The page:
Tuesday, 9 October 2012

The importance in the school philosophy

Through working as a united learning community, our purpose is to produce optimistic, resilient lifelong learners with skills for future success as responsible citizens in the 21st century.
Park Hill Public School, 2012

The importance of a philosophy in education is that is defines the purpose and focus of an educational institution (Thompson 2007). When parents are choosing the appropriate school for their children to attend or teachers are finding the school that best suits their own beliefs in education, reading the school philosophy will provide an overall picture of how the staff define what subjects are taught and how they are taught, and more importantly the values and attitudes of the teaching and learning process.

Below is a philosophy checklist created by Cornell University Graduate School (2010) of information you must include in both your personal and school philosophy:

  • Teaching values, beliefs, and goals
  • Provides a set of criteria and/or standards to judge the quality of your teaching
  • Provides evidence of your teaching effectiveness
  • Explanation of the desired learning styles (inquiry based, student directed, problem solving, critical thinking, teamwork)
  • Educational purpose and learning goals for students
  • Effective teaching methods
  • student-teaching roles and responsibilities
  • student-teacher interactions
  • inclusiveness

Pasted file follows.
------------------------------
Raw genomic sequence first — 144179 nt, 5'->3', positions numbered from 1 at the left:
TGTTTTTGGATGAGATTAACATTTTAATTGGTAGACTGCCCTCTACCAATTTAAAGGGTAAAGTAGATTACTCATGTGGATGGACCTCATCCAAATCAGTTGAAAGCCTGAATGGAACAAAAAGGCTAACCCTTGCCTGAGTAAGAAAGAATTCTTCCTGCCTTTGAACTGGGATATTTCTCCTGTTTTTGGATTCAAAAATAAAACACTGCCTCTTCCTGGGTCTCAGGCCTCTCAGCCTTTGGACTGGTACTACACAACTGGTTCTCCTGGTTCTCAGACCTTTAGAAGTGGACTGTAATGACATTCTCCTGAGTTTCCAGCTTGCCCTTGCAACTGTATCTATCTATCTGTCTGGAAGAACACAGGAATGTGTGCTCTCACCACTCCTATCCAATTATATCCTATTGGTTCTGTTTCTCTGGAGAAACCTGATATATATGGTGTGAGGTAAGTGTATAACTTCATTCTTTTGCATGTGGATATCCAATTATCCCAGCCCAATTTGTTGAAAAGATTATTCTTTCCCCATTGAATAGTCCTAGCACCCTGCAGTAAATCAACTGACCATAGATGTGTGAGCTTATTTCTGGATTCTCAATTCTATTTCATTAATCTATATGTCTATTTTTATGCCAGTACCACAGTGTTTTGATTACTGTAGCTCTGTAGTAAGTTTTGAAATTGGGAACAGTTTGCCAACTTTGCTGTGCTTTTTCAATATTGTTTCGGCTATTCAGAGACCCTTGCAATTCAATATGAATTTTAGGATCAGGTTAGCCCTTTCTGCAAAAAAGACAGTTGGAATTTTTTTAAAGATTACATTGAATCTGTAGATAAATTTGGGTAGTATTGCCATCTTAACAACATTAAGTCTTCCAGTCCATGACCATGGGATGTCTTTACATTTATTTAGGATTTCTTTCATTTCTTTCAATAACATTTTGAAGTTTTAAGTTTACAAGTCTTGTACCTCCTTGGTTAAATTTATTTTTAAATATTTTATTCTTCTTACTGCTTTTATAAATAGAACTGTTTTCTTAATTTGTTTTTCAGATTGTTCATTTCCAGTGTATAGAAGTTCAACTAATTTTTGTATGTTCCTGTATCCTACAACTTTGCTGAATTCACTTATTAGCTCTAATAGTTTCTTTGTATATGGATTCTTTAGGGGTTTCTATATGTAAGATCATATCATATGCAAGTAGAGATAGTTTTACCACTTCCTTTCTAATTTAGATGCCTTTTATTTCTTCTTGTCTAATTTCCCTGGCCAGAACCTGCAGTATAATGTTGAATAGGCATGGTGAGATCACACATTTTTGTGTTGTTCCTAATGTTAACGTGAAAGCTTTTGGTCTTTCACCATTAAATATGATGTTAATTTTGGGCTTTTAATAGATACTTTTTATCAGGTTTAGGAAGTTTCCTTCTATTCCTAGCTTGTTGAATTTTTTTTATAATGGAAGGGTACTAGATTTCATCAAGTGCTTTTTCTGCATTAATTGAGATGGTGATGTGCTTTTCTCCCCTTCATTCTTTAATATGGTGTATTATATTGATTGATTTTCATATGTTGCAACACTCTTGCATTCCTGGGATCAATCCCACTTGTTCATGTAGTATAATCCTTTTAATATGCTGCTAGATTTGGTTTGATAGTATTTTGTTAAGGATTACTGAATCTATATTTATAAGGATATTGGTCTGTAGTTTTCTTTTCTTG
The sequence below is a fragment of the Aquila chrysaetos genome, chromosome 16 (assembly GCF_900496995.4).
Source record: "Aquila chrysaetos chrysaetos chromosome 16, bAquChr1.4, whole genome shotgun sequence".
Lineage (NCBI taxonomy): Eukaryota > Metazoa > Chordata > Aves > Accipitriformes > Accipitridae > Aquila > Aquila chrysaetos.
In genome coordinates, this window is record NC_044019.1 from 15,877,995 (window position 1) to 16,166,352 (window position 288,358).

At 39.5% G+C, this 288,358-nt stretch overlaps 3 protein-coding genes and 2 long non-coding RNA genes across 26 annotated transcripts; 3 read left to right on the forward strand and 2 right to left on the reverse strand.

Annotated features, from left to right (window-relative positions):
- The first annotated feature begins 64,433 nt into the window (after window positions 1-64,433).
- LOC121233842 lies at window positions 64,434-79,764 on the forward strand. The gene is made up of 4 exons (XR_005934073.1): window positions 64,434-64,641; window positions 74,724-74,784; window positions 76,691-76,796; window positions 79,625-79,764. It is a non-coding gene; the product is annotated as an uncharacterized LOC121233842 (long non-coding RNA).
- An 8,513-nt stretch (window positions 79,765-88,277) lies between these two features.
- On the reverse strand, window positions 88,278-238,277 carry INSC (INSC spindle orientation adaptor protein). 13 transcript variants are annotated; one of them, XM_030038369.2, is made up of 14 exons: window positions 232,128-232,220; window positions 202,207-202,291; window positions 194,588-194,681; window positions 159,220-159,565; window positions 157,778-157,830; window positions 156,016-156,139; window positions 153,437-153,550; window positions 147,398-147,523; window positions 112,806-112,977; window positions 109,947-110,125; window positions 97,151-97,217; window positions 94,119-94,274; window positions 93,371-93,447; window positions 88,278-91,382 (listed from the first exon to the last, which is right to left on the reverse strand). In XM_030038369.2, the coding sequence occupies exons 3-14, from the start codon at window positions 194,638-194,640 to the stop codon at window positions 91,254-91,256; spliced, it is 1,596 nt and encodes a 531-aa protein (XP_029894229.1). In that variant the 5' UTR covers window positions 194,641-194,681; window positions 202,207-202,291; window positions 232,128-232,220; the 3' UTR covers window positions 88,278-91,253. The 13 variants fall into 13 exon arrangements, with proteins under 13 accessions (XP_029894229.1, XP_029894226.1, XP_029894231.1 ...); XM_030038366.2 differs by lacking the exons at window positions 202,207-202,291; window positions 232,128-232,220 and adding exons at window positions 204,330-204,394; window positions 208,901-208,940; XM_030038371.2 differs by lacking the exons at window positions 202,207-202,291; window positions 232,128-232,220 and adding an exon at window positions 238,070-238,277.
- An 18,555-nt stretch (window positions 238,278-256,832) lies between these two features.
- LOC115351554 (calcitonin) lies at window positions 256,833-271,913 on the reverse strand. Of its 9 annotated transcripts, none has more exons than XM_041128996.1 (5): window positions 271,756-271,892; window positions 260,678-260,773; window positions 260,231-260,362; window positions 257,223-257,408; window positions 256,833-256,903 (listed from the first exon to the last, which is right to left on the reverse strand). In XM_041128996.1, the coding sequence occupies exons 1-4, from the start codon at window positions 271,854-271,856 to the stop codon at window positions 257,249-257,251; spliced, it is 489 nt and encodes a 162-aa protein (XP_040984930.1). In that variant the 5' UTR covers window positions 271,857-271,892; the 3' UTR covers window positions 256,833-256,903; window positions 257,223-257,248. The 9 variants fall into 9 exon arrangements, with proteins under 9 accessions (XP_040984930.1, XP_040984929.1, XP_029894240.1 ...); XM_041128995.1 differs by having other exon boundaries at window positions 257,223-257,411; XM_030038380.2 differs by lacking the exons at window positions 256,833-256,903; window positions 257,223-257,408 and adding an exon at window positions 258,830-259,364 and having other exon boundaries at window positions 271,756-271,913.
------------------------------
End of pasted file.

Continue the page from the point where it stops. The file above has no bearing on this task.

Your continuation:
• Effective methods for assessing students’ learning
  • Effective methods for the assessment of teaching

Answer these questions to get started:

  • The purpose of education is to________.
  • Why do you want to teach your subject?
  • Students learn best by______________.
  • When you are teaching your subject, what are your goals?
  • The most effective methods for teaching are___________.
  • I know this because__________________.
  • The most important aspects of my teaching are______________.

Writing guidelines:

  • There is no required content, set format, or right or wrong way to write a teaching statement. That is why writing one can be challenging. 
  • Make the length suit the context. Generally, they are 1–2 pages.
  • Use present tense and the first person, in most cases.
  • Avoid technical terms and use broadly understood language and concepts, in most cases. Write with the audience in mind. Have someone from your field guide you on discipline-specific jargon and issues to include or exclude.
  • Include teaching strategies and methods to help people “see” you in the classroom. Include specific examples of your teaching strategies, assignments, discussions, etc. Help them to visualize the learning environment you create and the exchanges between you and your students.

Reference List

Cornell University Graduate School. (2011). Teaching Philosophy Statement, last accessed: 29/09/2012, http://www.gradschool.cornell.edu/career-development/put-your-qualifications-writing/teaching-philosophy-statement
Thompson, A.C. (2007). A philosophy of education, last accessed: 29/09/2012, http://www.acthompson.net/PhilEd.htm

Image: http://edutopia-ntbootcamp.wikispaces.com/file/view/Wordle_Philosophy.jpg/240112525/705x348/Wordle_Philosophy.jpg

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